It takes away from everything that sports should be about. I’m spending a lot of money on my body just to be able to run again through these surgeries, going through rehabilitation and traveling from place to place. It’s because this is something that I love to do. I have a real passion and love for this sport, and a talent in it.

I wish there was a way that people could see that not everyone in this sport is doping. I wish they could be with us and see what we go through: How much time we put in at the track, in the weight room, at physical therapy, getting in ice baths and maintaining a healthy diet. For a lot of athletes, it’s a matter of having to train in different places and being away from your family.

There are certain demands put on us through sponsors and appearances. Some athletes even compete without contracts and have gone years without a contract, just doing it for the love of the sport and trying to climb their way back to the top. To me, the true athletes are those who say that no matter what, they’re going to do this, to accomplish a personal goal for themselves.

I want to encourage fans to keep supporting track and field, especially with the recent cloud that has been hanging over the sport. There’s a lot that goes into this as a career, and not everybody is a cheater. A lot of people are putting their blood, sweat and tears into this, and making sacrifices so that they can accomplish something great. We still do have a lot of genuine, hard-working athletes out there who are wonderful people to look up to and follow. There are the Jackie Joyner-Kersee’s of the world, who are no longer running, but are still out there, doing good.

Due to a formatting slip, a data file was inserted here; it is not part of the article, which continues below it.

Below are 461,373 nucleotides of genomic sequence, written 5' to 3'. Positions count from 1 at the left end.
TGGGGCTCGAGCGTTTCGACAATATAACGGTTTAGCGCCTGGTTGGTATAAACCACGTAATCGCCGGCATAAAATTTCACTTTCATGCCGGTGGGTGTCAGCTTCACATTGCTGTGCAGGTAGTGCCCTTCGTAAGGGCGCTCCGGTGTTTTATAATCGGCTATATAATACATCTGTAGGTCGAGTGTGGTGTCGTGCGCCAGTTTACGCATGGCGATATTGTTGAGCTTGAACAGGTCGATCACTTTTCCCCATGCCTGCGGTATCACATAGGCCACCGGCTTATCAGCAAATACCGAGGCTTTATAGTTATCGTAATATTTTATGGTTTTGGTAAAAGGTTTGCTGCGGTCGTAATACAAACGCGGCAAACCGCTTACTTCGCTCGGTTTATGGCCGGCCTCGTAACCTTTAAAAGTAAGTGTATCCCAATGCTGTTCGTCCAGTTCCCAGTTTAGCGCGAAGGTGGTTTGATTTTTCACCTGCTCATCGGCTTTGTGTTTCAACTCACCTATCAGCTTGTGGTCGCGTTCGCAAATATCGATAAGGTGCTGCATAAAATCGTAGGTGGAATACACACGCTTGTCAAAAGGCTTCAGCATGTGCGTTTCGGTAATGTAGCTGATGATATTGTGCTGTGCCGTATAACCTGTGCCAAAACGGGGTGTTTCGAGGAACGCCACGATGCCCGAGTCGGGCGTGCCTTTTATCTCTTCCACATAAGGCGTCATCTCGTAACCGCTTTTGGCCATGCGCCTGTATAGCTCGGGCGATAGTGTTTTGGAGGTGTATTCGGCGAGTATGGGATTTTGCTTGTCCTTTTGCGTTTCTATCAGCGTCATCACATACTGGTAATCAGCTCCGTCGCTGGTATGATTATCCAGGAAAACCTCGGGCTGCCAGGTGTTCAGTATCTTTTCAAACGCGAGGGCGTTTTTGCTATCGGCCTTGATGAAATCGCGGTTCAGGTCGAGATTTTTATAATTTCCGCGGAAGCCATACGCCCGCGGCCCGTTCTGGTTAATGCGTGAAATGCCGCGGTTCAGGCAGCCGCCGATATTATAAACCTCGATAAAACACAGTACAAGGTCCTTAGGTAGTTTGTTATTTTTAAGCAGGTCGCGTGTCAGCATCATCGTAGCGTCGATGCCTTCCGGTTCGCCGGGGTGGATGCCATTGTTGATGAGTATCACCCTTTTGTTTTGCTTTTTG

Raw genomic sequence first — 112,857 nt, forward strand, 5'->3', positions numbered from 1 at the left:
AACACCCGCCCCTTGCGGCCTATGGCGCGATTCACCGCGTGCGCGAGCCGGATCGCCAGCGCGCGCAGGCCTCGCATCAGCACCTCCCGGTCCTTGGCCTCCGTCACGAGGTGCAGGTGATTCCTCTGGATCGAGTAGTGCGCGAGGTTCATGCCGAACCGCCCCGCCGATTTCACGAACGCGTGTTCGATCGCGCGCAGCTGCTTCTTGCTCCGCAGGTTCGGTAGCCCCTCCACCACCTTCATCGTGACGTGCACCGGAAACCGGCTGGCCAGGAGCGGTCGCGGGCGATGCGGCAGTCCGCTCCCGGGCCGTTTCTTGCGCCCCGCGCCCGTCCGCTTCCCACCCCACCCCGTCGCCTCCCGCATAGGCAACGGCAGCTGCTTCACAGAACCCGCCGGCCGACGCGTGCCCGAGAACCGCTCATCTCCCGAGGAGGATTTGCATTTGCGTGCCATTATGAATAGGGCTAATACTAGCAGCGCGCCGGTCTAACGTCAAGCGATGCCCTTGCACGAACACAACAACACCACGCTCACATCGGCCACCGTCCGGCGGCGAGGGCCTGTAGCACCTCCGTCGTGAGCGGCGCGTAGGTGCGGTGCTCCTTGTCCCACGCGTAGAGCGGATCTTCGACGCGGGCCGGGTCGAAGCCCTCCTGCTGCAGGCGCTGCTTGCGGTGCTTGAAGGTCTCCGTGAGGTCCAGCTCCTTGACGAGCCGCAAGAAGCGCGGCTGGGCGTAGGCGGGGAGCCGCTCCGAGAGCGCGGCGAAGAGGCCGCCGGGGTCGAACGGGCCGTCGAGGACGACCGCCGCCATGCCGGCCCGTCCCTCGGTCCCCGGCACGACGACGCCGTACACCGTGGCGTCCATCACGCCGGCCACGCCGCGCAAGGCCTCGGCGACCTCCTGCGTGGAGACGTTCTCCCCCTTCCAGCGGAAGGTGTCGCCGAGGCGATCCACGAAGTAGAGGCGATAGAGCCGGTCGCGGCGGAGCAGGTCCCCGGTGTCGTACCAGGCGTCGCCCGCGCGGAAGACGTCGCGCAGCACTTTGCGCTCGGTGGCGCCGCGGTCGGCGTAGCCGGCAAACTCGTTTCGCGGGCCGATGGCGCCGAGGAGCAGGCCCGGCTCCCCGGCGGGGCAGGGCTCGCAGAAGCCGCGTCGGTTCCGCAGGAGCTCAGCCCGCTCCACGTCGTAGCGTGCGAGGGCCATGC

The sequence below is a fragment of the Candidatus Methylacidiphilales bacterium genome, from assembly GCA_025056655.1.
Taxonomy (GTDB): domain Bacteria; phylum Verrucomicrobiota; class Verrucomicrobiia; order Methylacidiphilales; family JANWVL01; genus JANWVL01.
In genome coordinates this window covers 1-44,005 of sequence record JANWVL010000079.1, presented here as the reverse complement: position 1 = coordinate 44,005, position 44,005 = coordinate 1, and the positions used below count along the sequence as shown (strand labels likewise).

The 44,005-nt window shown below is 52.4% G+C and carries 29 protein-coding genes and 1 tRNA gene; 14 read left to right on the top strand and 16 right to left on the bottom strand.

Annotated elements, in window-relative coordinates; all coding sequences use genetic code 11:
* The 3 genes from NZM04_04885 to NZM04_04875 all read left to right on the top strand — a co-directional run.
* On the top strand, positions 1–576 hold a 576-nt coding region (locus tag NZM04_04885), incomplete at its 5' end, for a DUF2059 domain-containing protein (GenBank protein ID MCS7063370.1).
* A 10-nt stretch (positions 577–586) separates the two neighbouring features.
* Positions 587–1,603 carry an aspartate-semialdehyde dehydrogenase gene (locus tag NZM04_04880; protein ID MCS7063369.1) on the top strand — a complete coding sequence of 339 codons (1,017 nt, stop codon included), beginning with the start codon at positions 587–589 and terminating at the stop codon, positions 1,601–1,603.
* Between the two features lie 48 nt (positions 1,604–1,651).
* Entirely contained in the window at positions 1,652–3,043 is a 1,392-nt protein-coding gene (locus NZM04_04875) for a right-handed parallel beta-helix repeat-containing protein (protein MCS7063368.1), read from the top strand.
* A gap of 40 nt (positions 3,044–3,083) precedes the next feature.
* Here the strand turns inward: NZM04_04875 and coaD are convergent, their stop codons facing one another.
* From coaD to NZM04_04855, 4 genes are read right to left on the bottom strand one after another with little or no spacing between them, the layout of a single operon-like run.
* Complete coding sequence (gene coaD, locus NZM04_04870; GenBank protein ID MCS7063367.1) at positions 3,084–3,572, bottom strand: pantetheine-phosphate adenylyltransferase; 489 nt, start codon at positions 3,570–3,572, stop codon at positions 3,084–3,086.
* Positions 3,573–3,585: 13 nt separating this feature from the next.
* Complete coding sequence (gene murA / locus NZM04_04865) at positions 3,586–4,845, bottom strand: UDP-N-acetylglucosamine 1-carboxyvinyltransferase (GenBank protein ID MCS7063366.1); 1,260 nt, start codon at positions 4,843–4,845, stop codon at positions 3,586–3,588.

We need your support to keep doing it. We aren’t all taking the easy way out. I hope my journey is a clear example of clean athletes going from peak success, to injuries, to climbing back to success with nothing more but pure, hard work.

Summer Through Ginnie’s Lens

It’s been a whirlwind summer for Ginnie Crawford, from competing through pain at the U.S. Championships to coaching in Cali, spending time with friends in family in LA and Seattle, then heading over to St. Louis, GC has seen plenty. Through her Instagram, she takes us along for the journey.

Ginnie Falls Just Short in U.S. Semifinal

Ginnie Crawford’s bid to make her fourth IAAF World Championships came up just short on Saturday at the USA Outdoor Track and Field Championships in Des Moines, Iowa.

After a great performance on Friday evening to finish second in her heat and place seventh overall in the field during preliminaries, Ginnie finished fifth on Sunday in her semifinal heat with a 12.67 second time identical to that which she ran in Friday’s preliminary.

Her time was eighth fastest between the two semifinal races, but rather than taking the top eight overall times, the USATF takes the top four from each semifinal heat to the final, which left GC out of the final for the first time since she started competing at the senior level. Afterward, Ginnie took to Twitter to share her thoughts.